Oak Bluffs real estate broker Marilyn Moses of Ocean Park Realty is seeing similar patterns, and noted that high interest rates on mortgages have had a chilling effect for some.

“Sellers don’t want to lose their interest rate,” she said. “I have sellers who say, ‘I’m in the 2 to 2.3 to 3.2 per cent. Why would I buy another house where I’m hit with a 6 or 7 per cent interest rate?’”

With residents who cannot afford to buy new properties holding onto their existing ones, Ms. Overtoom said the properties available on the market are overwhelmingly high-end or overpriced.

“There are still a lot of buyers out there looking, but the pricing is high and there has to be value in the product or the buyers will wait till something else comes on the market,” Ms. Overtoom said. “Like anything, it’s not black and white. There are some homes that are priced exactly right and there are homes that are overpriced.”

Ms. Overtoom said that the properties that are selling are typically negotiated. She said that she has seen very few offers over asking price.

“If you look at what actually sells, quite a few properties have had a price reduction,” she said. “There aren’t as many bidding wars as there were during the pandemic. There are some people that are putting their property on at sky high prices but those properties tend to be sitting on the market.”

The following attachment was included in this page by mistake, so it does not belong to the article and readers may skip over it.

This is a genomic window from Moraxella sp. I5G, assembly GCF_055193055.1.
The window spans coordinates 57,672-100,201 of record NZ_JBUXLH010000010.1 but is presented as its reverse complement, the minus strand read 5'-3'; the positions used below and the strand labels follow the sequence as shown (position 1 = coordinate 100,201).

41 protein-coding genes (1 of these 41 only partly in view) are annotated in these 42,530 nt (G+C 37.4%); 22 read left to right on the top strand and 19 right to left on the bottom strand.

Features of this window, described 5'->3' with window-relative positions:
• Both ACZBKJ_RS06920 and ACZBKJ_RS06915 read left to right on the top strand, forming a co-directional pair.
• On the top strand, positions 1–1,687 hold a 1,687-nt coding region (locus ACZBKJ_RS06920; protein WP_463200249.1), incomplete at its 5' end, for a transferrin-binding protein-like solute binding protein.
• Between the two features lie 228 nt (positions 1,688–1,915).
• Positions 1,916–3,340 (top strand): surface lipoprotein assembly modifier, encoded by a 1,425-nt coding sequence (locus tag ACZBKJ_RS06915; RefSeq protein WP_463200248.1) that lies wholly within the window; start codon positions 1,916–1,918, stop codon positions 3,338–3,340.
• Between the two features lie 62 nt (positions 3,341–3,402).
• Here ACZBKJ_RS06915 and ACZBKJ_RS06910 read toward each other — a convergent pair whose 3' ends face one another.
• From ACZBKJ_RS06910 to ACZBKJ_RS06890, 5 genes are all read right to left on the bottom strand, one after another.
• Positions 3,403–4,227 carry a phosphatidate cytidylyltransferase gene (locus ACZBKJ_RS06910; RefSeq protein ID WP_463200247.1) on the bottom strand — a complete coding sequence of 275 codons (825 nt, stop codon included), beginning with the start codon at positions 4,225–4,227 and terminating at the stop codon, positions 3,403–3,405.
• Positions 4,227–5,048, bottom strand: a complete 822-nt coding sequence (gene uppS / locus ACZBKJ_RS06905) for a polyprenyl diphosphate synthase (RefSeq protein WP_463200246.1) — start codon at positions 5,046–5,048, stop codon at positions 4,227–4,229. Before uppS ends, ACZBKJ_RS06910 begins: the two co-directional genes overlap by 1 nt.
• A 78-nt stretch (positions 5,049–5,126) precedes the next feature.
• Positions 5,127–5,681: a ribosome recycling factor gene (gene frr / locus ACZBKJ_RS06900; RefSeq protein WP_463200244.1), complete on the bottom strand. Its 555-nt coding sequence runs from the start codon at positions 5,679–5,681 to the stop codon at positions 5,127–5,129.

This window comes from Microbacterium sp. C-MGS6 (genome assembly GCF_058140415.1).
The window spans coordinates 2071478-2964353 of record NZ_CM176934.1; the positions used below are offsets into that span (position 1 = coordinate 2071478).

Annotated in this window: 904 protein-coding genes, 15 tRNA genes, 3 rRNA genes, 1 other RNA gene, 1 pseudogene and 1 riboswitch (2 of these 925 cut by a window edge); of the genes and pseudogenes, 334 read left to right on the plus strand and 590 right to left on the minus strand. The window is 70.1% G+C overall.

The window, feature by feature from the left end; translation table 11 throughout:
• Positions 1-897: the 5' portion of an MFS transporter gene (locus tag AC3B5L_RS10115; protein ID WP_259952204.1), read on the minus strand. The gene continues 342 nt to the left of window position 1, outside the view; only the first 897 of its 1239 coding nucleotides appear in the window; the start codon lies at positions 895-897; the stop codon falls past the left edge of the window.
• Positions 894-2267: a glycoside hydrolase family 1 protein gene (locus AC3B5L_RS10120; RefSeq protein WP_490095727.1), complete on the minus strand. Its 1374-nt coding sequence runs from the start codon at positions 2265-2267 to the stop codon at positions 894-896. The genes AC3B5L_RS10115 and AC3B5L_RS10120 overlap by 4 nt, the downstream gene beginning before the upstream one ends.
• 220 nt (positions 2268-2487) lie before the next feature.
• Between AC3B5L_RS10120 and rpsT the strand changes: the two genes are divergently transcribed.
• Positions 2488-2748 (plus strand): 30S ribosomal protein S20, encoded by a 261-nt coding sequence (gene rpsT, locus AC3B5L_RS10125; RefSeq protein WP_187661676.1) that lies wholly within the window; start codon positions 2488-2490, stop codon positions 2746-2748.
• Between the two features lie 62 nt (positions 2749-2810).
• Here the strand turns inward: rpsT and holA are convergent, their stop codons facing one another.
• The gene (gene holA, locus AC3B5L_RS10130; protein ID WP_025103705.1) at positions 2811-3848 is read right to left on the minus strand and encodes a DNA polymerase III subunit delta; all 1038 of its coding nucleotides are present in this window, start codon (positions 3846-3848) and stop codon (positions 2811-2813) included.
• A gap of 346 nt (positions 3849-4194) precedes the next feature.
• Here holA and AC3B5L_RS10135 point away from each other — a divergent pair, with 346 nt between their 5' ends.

The median selling price for single and multi-family properties during the second quarter of this year was $1,399,000, slightly down from the same quarter of 2022, which saw a median of $1,480,000. Before Covid, the second-quarter median selling price saw its last year under seven figures at $797,500 in 2019 before skyrocketing to $1,199,500 during the second quarter of 2020 — the first year of the pandemic.

LINK also tracks nearby Nantucket, where property prices are almost two times those of Martha’s Vineyard and where the average home costs $3 million. But in using Nantucket as a point of comparison, Ms. Taylor predicted that prices will not falter.

“This is happening everywhere — Vail, Charleston, parts of Florida,” Ms. Taylor said. “The secondary house market has almost become a co-primary market.”

As prices rise, Ms. Taylor said that year-round residents are priced out of the Island, and some capitalize on the opportunity to sell their homes and move off Island. She said that the Island must focus on creating sustainable affordable housing for year-round Islanders.

“We’ve reached the tipping point where we need as many interventions as possible — solutions,” Ms. Taylor said. “This is an Islandwide call to action.”

Heading into the second half of 2023, Mr. Conover said he is already seeing sales on the rise. August and September are the busiest months for real estate sales on the Island, which Mr. Conover attributes, in part, to residents hoping to squeeze one last summer out of their homes before selling.

“You’d think people would start looking at the beginning of the summer to beat the real competition, but really what you see is people starting to look in earnest at the end of July,” he said. “The next 60 days are the best 60 days of the year.”